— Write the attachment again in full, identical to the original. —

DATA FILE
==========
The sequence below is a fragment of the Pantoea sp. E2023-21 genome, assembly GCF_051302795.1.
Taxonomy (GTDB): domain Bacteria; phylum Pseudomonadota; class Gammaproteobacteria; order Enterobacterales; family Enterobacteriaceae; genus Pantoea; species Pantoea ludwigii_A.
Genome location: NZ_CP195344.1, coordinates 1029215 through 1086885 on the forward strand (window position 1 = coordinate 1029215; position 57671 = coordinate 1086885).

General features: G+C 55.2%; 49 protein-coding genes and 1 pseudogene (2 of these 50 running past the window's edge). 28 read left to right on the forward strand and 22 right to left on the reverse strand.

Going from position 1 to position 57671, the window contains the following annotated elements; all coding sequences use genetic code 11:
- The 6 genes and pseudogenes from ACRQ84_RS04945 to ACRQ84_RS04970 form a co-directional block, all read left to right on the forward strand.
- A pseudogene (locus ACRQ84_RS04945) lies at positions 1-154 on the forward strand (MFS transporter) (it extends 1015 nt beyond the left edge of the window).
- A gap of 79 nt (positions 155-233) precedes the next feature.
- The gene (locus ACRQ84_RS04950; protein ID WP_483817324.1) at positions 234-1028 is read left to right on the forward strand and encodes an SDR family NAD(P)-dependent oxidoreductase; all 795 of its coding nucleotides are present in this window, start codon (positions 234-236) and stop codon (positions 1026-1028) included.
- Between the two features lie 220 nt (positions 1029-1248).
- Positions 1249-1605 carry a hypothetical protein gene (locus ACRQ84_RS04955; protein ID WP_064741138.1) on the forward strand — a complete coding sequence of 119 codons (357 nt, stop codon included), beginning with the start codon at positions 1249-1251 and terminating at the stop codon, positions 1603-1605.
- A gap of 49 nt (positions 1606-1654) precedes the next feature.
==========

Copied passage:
The sequence below is a fragment of the Pantoea sp. E2023-21 genome, assembly GCF_051302795.1.
Taxonomy (GTDB): domain Bacteria; phylum Pseudomonadota; class Gammaproteobacteria; order Enterobacterales; family Enterobacteriaceae; genus Pantoea; species Pantoea ludwigii_A.
Genome location: NZ_CP195344.1, coordinates 1029215 through 1086885 on the forward strand (window position 1 = coordinate 1029215; position 57671 = coordinate 1086885).

General features: G+C 55.2%; 49 protein-coding genes and 1 pseudogene (2 of these 50 running past the window's edge). 28 read left to right on the forward strand and 22 right to left on the reverse strand.

Going from position 1 to position 57671, the window contains the following annotated elements; all coding sequences use genetic code 11:
- The 6 genes and pseudogenes from ACRQ84_RS04945 to ACRQ84_RS04970 form a co-directional block, all read left to right on the forward strand.
- A pseudogene (locus ACRQ84_RS04945) lies at positions 1-154 on the forward strand (MFS transporter) (it extends 1015 nt beyond the left edge of the window).
- A gap of 79 nt (positions 155-233) precedes the next feature.
- The gene (locus ACRQ84_RS04950; protein ID WP_483817324.1) at positions 234-1028 is read left to right on the forward strand and encodes an SDR family NAD(P)-dependent oxidoreductase; all 795 of its coding nucleotides are present in this window, start codon (positions 234-236) and stop codon (positions 1026-1028) included.
- Between the two features lie 220 nt (positions 1029-1248).
- Positions 1249-1605 carry a hypothetical protein gene (locus ACRQ84_RS04955; protein ID WP_064741138.1) on the forward strand — a complete coding sequence of 119 codons (357 nt, stop codon included), beginning with the start codon at positions 1249-1251 and terminating at the stop codon, positions 1603-1605.
- A gap of 49 nt (positions 1606-1654) precedes the next feature.